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should say it is only on pa at the moment. we have not had any clarification from the government that that is the case but pai saying the chief whip is that in the early stages of talks with the dup. anita mcveigh has been a belfast following development is there for us. thank you. as you mentioned there one area of concern for some people is the dup‘s socially conservative policies. for example, their opposition to gay marriage. it was an issue that was raised by the scottish conservative leader with davidson yesterday, who urged to theresa may not to allow that to be a factor in the discussions. to encourage lgbt rights here in northern ireland and speaking just a short while ago, the conservative mp was asked if he had any concerns about any concessions that might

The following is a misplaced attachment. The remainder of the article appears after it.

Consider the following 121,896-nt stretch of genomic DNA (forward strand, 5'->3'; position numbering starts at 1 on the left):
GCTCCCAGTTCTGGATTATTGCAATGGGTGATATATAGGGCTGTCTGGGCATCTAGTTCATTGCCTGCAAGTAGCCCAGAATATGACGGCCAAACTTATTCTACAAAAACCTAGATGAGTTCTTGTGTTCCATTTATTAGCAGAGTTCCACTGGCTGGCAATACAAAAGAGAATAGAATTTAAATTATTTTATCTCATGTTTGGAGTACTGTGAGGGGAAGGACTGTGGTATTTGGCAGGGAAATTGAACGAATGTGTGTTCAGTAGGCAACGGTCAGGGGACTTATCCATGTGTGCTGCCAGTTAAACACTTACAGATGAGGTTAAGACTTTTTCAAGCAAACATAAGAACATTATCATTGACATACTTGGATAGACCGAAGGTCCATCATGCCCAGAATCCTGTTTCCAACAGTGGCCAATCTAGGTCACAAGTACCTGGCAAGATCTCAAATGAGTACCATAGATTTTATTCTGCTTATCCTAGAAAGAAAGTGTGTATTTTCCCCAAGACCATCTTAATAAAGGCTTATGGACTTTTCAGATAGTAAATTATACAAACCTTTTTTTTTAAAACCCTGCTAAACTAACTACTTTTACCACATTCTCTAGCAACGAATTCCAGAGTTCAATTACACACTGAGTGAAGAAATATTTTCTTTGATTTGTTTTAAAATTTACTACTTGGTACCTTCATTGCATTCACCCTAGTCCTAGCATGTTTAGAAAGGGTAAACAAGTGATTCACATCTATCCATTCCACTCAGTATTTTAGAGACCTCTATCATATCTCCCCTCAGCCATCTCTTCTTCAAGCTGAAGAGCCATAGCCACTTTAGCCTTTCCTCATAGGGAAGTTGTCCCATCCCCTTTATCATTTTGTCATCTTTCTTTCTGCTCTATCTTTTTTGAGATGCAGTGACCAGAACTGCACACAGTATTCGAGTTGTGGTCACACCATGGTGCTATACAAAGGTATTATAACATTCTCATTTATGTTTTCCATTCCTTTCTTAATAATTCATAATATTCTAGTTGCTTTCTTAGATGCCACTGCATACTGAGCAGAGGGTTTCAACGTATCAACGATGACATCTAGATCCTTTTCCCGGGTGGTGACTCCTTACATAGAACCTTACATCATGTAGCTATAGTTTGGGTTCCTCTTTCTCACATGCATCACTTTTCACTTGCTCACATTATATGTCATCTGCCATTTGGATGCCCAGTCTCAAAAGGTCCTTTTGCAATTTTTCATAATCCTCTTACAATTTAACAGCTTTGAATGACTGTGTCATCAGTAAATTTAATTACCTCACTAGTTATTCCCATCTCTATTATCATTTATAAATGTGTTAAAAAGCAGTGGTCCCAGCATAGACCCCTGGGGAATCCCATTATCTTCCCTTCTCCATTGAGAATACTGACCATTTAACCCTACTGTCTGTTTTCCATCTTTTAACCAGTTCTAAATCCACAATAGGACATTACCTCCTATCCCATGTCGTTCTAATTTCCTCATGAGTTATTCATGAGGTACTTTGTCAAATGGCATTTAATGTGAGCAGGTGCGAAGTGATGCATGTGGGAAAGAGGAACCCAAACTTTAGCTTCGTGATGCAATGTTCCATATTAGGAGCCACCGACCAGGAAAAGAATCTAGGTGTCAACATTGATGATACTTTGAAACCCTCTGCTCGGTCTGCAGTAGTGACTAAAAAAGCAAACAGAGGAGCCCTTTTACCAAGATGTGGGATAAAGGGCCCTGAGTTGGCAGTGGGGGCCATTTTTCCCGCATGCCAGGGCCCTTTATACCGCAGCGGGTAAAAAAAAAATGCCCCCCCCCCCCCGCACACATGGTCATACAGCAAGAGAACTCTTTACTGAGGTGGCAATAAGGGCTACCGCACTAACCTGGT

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have to be given to the dup to secure their support for to theresa may. i come from the liberal wing and luckily we have a parliament now thatis luckily we have a parliament now that is going to count in terms of any legislation that is passable not going to support any legislation that i would regard as socially liberal or taken this country backwards. the dup are a party that do not support same—sex marriage. david cameron says it was one of his proudest achievements. if you have concerns about budding up with people like that? there are people in my party who did not support same—sex marriage, voted against open david cameron past it, but they remain colleagues and we can achieve good things for the country so i'm sure the dup have supported concerted and the conservative legislation passed. their democratically elected mps to represent their communities were studied and think we will go backwards. i think it is part of our